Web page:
Jerusalem Violence

Ending a year that saw a papal visit, a war in Gaza and the resumption of unrest in Jerusalem, Latin Patriarch Fouad Twal’s Christmas message condemned all instances of violence. “We condemn the Gaza war and deplore its dramatic consequences, killing and destruction, but at the same time, we condemn any category of violence and retaliation against innocent people, such as the killing of people praying in a synagogue and attacks against mosques,” the statement said. “Unfortunately, our beloved holy city of Jerusalem has been flowing with blood and tears. We do not want any religious antagonism in the holy city, whose vocation is to be the city of peace and interreligious coexistence,” the patriarch said, urging Israeli and Palestinian leaders to “find and facilitate a solution.”

Comments are automatically closed two weeks after an article's initial publication. See our comments policy for more.

Advertisement
Advertisement

Don't miss the best from America

Sign up for our Newsletter to get the Jesuit perspective on news, faith and culture.

The latest from america

People celebrate Nov. 21 outside parliament after hearing that President Robert Mugabe resigned in Harare, Zimbabwe. All Zimbabweans should have a voice in the country's governance following Mugabe's 37-year presidency, and the new government should embrace diversity, Zimbabwe's bishops said. (CNS photo/Kim Ludbrook, EPA)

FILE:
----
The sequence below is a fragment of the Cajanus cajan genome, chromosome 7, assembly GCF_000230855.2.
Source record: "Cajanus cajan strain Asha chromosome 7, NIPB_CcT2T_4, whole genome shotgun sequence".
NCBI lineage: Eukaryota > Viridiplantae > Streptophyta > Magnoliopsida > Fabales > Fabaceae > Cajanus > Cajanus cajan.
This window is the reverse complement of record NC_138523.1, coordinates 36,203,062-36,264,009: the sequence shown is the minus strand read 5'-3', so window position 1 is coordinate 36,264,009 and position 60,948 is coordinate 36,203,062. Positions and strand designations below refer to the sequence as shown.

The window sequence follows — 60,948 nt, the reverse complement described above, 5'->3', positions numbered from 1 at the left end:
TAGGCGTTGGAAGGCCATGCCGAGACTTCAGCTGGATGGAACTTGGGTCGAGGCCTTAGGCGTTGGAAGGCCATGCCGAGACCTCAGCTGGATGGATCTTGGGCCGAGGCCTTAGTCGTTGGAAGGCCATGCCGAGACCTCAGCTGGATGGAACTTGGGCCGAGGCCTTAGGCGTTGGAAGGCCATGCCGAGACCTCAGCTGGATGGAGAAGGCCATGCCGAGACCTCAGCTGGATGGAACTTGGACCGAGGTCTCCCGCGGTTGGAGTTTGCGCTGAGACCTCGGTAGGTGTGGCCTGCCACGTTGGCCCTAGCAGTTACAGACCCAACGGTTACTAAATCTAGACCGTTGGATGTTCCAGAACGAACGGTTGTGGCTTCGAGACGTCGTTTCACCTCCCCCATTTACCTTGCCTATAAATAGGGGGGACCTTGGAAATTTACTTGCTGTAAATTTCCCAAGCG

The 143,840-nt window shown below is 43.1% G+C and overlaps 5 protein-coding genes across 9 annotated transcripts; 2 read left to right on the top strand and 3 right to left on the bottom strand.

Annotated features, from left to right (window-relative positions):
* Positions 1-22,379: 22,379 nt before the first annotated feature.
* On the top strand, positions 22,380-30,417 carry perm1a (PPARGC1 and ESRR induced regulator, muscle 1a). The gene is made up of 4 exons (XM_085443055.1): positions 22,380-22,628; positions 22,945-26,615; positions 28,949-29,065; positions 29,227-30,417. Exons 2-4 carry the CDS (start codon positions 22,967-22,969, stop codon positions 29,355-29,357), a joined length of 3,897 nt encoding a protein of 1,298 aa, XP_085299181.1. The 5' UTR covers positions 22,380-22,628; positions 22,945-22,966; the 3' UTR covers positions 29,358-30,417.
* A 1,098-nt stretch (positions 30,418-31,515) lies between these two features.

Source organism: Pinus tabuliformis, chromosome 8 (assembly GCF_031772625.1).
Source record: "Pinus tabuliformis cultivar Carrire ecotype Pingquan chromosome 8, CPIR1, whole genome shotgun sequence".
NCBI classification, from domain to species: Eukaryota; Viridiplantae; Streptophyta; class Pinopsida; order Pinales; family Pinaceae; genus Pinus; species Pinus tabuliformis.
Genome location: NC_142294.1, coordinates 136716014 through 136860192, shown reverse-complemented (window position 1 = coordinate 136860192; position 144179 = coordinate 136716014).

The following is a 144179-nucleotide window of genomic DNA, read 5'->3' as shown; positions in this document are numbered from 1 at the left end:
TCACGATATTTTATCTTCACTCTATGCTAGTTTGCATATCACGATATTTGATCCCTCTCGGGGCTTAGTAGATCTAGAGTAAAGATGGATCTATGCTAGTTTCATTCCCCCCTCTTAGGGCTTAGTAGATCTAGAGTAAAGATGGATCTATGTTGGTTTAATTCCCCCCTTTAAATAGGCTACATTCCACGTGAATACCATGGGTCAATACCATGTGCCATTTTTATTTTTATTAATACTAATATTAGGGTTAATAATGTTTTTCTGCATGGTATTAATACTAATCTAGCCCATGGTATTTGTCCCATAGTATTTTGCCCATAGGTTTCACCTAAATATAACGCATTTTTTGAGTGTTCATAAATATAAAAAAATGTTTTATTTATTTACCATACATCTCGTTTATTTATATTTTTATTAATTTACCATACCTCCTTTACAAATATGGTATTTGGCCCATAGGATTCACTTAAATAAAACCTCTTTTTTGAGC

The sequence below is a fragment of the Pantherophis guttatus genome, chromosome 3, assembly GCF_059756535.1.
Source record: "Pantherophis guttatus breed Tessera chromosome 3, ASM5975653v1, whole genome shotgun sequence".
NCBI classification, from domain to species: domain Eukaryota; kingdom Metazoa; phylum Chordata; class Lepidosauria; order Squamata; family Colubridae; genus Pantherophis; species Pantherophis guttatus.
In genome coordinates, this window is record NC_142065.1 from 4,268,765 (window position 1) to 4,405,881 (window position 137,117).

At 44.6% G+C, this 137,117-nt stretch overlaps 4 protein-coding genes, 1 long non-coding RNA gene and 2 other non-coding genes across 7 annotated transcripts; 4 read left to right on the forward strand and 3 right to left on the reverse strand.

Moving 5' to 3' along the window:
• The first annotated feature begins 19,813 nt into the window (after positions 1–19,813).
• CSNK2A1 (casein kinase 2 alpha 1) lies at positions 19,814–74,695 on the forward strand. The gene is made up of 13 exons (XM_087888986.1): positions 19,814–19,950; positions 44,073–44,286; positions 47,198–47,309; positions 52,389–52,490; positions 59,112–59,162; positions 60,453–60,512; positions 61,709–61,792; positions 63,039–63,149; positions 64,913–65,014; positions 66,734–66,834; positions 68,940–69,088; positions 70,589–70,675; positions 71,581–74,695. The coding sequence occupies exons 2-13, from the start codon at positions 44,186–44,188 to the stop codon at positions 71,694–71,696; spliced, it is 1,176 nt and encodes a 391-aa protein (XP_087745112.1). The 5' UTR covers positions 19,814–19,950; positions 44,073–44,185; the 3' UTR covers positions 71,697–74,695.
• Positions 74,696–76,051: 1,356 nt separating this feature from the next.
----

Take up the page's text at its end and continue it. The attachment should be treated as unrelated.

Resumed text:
The Zimbabwe Catholic Bishops Conference issued a statement urging calm, restraint and patience during what they called “most delicate times.”
Anthony EganDecember 11, 2017
A reflection for the second Monday of Advent
Elizabeth Kirkland CahillDecember 11, 2017
Sources in the Vatican say they cannot understand how President Trump’s decision to recognized Jerusalem as the capital of Israel can be in the best interests of the United States.
Gerard O’ConnellDecember 10, 2017
Beatrice Fihn, the executive director of the International Campaign to Abolish Nuclear Weapons (ICAN) holds two paper cranes in Oslo on Dec. 9. (AP Photo/David Keyton)
The pope was lauded at the presentation of the Nobel Peace Prize for condemning the “false sense of security” of nuclear weapons.
Gerard O’ConnellDecember 10, 2017